|MadSci Network: Zoology|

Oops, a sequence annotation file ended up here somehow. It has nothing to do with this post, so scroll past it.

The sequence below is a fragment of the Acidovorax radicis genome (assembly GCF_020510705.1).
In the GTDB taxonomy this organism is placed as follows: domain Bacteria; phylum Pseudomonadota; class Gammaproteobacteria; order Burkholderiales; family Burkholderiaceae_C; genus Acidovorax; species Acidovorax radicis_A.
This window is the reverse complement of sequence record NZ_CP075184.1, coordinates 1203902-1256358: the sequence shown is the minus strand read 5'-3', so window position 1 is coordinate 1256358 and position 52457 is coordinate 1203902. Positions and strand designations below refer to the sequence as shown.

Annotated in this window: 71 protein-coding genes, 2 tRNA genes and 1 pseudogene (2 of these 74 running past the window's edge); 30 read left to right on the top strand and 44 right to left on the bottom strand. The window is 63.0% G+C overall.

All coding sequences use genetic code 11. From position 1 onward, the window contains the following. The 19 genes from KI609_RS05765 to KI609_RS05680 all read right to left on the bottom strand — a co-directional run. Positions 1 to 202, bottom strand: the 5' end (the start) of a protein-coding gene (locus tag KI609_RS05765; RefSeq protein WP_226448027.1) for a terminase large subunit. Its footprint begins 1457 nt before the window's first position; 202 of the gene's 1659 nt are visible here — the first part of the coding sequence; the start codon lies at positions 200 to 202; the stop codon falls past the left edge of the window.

Greetings Priyanca, The following science experiment will demonstrate just why and how the chicken is able to sit on the egg without breaking it. I have also included some other neat experiments with eggs that you can show your friends. EGG SCIENCE GOAL: To demonstrate the strength of eggs MATERIALS 4 chicken eggs of equal size 1 egg carton Hardback books of equal size and weight, at least a 2-foot stack No scientist of any age can resist this activity. A vivid illustration of just how strong an egg really is, Egg Science invites us to see how many books can be stacked on top of four eggs. As my kids' initial estimates were passed, they squealed and gasped and called out the count as each book was added and the stack grew taller and taller. Place four eggs of equal size in the second and fifth rows of an open egg carton, pointed ends down. Carefully place one book (with a surface that is easily wiped clean) directly over the eggs, and continue adding books, one at a time, balancing the pile as you go. Try to see how tall a tower you can make. As the museum explains it, an egg's shape--two dome shapes pushed together--makes it resistant to compression (in other words, a force pressing inward). That's why a mother bird can sit on her eggs without breaking them. On the other hand, eggs and other dome shapes are weak in tension, a force pressing outward, so that a baby bird can easily peck its way out when hatching. Of course, an egg is easily broken from the outside if a strong force is applied in one spot. THE MAGIC TOUCH Tell your friends you have "the magic touch" and can "feel" the difference between an uncooked egg and a hard-cooked egg without cracking them open. 1. To prepare for the trick, hard-cook an egg. Place it in a small pot, with cold water to 2 cm (1 inch) above the egg, cover it with a lid, and heat until the water boils. Remove the pot from the heat and let sit for 20 minutes then rinse the egg under cold water right away. This will prevent a greyish ring from forming around the yolk. Now you're ready for the trick. 2. With a friend watching, hold the hard-cooked egg in one hand and the uncooked egg in the other and pretend to feel the eggs. (This won't tell you anything, but it will fool your friend.) 3. Spin the eggs on a table top with a flick of your fingers. The egg that spins best is the hard-cooked egg. How the trick works: The yolk and white in an uncooked egg slosh around slightly so that it wobbles instead of spinning. The hard-cooked egg always spins smoothly. NOW IT SINKS, NOW IT FLOATS Put an egg in a glass of water and it will go towards the bottom. But you can make an egg float right up at the surface and surprise a friend - with a bit of kitchen magic. You'll need: two glasses that are the same, about 1/4 cup (50 mL) salt, an uncooked egg. 1. Fill two glasses with water. Stir the salt into one glass until it is all dissolved. Hide this glass nearby. 2. Ask a friend to put an uncooked egg into the glass of plain water. 3. Now tell your friend to close his or her eyes and repeat the command "float" ten times. This should give you enough time to switch glasses and put the egg in the saltwater. How the trick works: When you add salt to the water you make it heavier, or more dense, than the egg. So the egg floats. With a bit of experimenting, you can add just enough salt to make the egg float halfway in the glass. Hope this answers your question about the common egg. June Wingert
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